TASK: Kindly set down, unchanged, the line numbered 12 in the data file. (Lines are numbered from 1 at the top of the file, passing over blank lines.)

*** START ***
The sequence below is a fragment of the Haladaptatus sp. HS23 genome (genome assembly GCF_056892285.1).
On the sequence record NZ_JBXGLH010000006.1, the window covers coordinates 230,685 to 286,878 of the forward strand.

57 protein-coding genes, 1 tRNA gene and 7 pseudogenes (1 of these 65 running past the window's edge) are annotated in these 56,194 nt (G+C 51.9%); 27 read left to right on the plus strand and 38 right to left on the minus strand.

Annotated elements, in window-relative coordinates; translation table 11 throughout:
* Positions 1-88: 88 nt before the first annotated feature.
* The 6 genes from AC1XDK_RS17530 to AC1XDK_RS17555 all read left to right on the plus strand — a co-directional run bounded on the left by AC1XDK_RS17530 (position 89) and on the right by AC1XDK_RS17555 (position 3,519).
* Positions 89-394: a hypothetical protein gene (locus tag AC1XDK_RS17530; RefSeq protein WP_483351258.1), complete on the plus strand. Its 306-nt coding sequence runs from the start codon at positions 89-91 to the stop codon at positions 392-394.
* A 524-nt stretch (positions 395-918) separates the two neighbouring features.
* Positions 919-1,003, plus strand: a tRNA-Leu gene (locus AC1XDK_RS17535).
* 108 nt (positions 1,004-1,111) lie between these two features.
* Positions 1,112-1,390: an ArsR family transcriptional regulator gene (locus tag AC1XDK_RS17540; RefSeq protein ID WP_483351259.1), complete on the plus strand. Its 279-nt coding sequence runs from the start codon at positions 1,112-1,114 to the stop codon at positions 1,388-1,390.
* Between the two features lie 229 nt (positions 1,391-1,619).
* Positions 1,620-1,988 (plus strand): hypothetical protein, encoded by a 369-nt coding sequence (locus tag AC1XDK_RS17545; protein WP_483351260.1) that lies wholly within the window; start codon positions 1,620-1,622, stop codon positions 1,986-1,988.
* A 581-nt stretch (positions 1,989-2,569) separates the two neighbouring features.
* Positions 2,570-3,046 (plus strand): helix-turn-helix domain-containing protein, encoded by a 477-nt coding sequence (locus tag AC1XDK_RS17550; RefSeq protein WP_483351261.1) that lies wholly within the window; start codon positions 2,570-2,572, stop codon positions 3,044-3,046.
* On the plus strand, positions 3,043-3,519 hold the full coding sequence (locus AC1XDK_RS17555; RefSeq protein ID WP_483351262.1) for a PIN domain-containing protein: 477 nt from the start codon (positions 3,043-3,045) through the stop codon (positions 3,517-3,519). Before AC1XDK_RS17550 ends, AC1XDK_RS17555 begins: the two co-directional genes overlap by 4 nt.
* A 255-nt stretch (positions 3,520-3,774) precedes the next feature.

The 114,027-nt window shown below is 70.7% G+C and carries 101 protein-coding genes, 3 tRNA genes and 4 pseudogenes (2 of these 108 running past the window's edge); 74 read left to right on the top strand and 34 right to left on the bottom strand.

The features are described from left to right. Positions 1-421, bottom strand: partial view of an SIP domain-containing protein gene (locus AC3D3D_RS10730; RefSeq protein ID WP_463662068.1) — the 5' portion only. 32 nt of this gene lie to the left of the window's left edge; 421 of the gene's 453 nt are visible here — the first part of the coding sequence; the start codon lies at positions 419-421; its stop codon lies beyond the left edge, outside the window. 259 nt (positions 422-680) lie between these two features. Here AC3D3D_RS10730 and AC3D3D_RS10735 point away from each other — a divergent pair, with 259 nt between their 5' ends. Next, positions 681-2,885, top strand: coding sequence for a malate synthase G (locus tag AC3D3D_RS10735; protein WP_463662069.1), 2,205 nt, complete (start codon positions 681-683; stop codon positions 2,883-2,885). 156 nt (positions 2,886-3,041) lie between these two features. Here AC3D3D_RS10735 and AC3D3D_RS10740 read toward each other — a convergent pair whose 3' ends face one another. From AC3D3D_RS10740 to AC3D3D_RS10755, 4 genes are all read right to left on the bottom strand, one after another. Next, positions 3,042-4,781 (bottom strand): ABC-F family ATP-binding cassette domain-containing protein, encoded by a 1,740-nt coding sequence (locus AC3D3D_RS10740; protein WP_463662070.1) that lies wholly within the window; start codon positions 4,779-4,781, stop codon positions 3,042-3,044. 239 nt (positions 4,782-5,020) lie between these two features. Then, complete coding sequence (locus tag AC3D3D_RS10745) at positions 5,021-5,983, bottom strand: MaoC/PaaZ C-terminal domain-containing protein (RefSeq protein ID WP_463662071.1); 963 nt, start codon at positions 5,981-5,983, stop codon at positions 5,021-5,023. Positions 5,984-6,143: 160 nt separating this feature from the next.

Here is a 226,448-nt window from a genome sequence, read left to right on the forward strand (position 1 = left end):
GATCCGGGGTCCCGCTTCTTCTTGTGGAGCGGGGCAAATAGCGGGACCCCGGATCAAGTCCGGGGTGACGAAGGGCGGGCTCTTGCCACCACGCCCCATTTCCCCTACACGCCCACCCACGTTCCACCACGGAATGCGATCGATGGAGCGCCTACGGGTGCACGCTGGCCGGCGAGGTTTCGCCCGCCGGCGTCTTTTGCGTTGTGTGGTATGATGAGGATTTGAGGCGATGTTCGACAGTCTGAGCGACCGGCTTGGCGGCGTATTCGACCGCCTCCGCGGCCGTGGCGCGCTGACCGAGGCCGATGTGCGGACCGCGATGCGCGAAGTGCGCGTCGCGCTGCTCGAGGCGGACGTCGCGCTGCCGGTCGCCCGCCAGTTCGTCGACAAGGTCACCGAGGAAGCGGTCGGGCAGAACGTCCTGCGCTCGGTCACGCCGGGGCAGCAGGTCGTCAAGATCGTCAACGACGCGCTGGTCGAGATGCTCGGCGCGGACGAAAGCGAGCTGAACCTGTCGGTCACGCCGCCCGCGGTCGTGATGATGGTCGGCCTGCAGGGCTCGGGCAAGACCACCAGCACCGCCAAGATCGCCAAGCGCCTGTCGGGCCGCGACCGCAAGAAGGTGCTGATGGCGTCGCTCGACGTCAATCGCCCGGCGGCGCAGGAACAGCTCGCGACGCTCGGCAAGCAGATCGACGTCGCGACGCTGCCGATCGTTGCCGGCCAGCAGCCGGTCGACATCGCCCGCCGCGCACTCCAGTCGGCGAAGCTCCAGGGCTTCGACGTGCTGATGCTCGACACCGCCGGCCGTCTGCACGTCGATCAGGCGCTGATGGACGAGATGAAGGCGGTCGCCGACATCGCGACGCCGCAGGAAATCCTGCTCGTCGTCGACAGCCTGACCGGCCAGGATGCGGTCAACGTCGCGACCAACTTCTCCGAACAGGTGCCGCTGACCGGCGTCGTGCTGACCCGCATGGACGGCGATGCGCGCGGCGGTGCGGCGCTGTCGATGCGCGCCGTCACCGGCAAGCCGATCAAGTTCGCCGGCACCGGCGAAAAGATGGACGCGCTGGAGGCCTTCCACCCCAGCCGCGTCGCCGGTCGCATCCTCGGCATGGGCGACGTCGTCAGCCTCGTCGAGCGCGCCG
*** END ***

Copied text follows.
* Between the two features lie 229 nt (positions 1,391-1,619).